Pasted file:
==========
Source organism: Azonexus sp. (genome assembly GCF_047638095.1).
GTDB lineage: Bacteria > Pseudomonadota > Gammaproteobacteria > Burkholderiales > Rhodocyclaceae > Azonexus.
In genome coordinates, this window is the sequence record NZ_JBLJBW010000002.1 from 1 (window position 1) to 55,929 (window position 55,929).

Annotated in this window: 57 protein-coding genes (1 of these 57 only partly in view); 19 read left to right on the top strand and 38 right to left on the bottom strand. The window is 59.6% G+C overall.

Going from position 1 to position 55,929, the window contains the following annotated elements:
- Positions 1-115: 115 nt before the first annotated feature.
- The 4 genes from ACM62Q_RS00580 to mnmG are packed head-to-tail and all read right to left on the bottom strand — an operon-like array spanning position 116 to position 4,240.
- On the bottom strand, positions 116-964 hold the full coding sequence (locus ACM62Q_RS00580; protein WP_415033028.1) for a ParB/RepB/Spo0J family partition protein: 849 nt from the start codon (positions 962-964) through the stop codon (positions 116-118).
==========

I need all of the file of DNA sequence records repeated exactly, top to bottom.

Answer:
Source organism: Azonexus sp. (genome assembly GCF_047638095.1).
GTDB lineage: Bacteria > Pseudomonadota > Gammaproteobacteria > Burkholderiales > Rhodocyclaceae > Azonexus.
In genome coordinates, this window is the sequence record NZ_JBLJBW010000002.1 from 1 (window position 1) to 55,929 (window position 55,929).

Annotated in this window: 57 protein-coding genes (1 of these 57 only partly in view); 19 read left to right on the top strand and 38 right to left on the bottom strand. The window is 59.6% G+C overall.

Going from position 1 to position 55,929, the window contains the following annotated elements:
- Positions 1-115: 115 nt before the first annotated feature.
- The 4 genes from ACM62Q_RS00580 to mnmG are packed head-to-tail and all read right to left on the bottom strand — an operon-like array spanning position 116 to position 4,240.
- On the bottom strand, positions 116-964 hold the full coding sequence (locus ACM62Q_RS00580; protein WP_415033028.1) for a ParB/RepB/Spo0J family partition protein: 849 nt from the start codon (positions 962-964) through the stop codon (positions 116-118).